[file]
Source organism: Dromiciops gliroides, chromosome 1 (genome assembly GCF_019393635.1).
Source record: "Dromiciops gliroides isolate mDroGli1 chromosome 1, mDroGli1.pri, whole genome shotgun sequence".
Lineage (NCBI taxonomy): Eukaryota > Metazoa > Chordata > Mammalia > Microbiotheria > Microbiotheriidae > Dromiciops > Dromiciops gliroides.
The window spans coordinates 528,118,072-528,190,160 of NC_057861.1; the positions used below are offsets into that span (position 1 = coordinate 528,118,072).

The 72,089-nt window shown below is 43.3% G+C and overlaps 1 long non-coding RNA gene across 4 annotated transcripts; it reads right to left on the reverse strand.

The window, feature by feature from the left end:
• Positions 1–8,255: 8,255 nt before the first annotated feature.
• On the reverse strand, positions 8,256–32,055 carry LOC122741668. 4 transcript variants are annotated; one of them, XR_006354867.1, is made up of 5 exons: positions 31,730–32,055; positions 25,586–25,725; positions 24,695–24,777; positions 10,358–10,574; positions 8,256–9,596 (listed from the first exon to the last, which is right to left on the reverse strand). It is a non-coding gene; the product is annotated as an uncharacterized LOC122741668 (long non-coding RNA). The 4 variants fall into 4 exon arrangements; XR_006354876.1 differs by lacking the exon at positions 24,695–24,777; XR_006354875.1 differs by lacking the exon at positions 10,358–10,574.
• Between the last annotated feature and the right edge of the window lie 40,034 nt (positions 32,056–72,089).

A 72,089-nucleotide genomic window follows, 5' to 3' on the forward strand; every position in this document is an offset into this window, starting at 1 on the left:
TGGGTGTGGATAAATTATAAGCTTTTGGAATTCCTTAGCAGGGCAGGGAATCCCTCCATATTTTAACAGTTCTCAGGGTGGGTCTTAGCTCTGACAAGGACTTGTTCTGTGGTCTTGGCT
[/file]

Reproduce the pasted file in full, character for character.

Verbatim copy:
Source organism: Dromiciops gliroides, chromosome 1 (genome assembly GCF_019393635.1).
Source record: "Dromiciops gliroides isolate mDroGli1 chromosome 1, mDroGli1.pri, whole genome shotgun sequence".
Lineage (NCBI taxonomy): Eukaryota > Metazoa > Chordata > Mammalia > Microbiotheria > Microbiotheriidae > Dromiciops > Dromiciops gliroides.
The window spans coordinates 528,118,072-528,190,160 of NC_057861.1; the positions used below are offsets into that span (position 1 = coordinate 528,118,072).

The 72,089-nt window shown below is 43.3% G+C and overlaps 1 long non-coding RNA gene across 4 annotated transcripts; it reads right to left on the reverse strand.

The window, feature by feature from the left end:
• Positions 1–8,255: 8,255 nt before the first annotated feature.
• On the reverse strand, positions 8,256–32,055 carry LOC122741668. 4 transcript variants are annotated; one of them, XR_006354867.1, is made up of 5 exons: positions 31,730–32,055; positions 25,586–25,725; positions 24,695–24,777; positions 10,358–10,574; positions 8,256–9,596 (listed from the first exon to the last, which is right to left on the reverse strand). It is a non-coding gene; the product is annotated as an uncharacterized LOC122741668 (long non-coding RNA). The 4 variants fall into 4 exon arrangements; XR_006354876.1 differs by lacking the exon at positions 24,695–24,777; XR_006354875.1 differs by lacking the exon at positions 10,358–10,574.
• Between the last annotated feature and the right edge of the window lie 40,034 nt (positions 32,056–72,089).

A 72,089-nucleotide genomic window follows, 5' to 3' on the forward strand; every position in this document is an offset into this window, starting at 1 on the left:
TGGGTGTGGATAAATTATAAGCTTTTGGAATTCCTTAGCAGGGCAGGGAATCCCTCCATATTTTAACAGTTCTCAGGGTGGGTCTTAGCTCTGACAAGGACTTGTTCTGTGGTCTTGGCT